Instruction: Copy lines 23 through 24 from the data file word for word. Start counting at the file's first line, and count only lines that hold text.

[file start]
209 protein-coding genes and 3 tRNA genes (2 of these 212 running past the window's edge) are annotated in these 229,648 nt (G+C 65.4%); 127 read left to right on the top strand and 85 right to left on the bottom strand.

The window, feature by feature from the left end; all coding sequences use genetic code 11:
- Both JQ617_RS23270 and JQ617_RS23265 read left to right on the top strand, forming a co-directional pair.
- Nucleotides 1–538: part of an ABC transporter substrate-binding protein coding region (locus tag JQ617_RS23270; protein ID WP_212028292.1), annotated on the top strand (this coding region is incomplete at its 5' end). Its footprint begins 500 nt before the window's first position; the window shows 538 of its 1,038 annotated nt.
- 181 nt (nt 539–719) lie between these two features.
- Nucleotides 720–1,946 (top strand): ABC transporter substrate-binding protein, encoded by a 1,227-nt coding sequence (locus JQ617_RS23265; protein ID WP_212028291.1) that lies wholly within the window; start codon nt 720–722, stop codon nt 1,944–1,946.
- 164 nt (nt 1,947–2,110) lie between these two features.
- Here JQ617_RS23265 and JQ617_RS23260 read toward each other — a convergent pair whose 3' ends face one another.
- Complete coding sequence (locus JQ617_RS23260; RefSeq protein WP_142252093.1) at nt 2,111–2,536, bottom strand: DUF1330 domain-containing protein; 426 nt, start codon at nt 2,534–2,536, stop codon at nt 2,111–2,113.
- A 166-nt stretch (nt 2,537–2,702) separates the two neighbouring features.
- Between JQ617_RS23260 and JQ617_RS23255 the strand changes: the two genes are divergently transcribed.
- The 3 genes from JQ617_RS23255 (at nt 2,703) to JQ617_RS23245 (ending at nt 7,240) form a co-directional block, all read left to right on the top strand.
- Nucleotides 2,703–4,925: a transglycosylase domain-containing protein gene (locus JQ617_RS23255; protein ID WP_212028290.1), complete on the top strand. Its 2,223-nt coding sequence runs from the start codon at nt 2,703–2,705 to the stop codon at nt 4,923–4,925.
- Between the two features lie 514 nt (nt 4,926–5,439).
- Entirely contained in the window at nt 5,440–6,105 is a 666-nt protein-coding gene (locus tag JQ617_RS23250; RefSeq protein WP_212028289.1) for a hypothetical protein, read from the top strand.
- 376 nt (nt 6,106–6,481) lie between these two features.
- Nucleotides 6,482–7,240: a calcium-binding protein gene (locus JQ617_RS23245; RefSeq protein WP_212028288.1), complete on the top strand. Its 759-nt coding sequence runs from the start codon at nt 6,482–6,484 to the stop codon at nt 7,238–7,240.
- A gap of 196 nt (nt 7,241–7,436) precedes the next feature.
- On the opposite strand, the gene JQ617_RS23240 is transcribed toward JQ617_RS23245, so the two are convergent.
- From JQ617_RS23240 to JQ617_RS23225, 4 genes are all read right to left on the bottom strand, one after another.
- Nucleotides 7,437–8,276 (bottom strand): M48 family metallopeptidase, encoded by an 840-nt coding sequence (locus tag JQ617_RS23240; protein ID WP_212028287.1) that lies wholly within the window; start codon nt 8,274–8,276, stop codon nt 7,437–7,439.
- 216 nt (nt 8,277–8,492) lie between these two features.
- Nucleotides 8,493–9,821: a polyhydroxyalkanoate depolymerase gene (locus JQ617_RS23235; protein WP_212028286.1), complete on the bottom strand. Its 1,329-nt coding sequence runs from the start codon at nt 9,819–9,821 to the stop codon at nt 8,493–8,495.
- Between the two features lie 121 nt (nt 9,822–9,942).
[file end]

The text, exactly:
- Nucleotides 8,493–9,821: a polyhydroxyalkanoate depolymerase gene (locus JQ617_RS23235; protein WP_212028286.1), complete on the bottom strand. Its 1,329-nt coding sequence runs from the start codon at nt 9,819–9,821 to the stop codon at nt 8,493–8,495.
- Between the two features lie 121 nt (nt 9,822–9,942).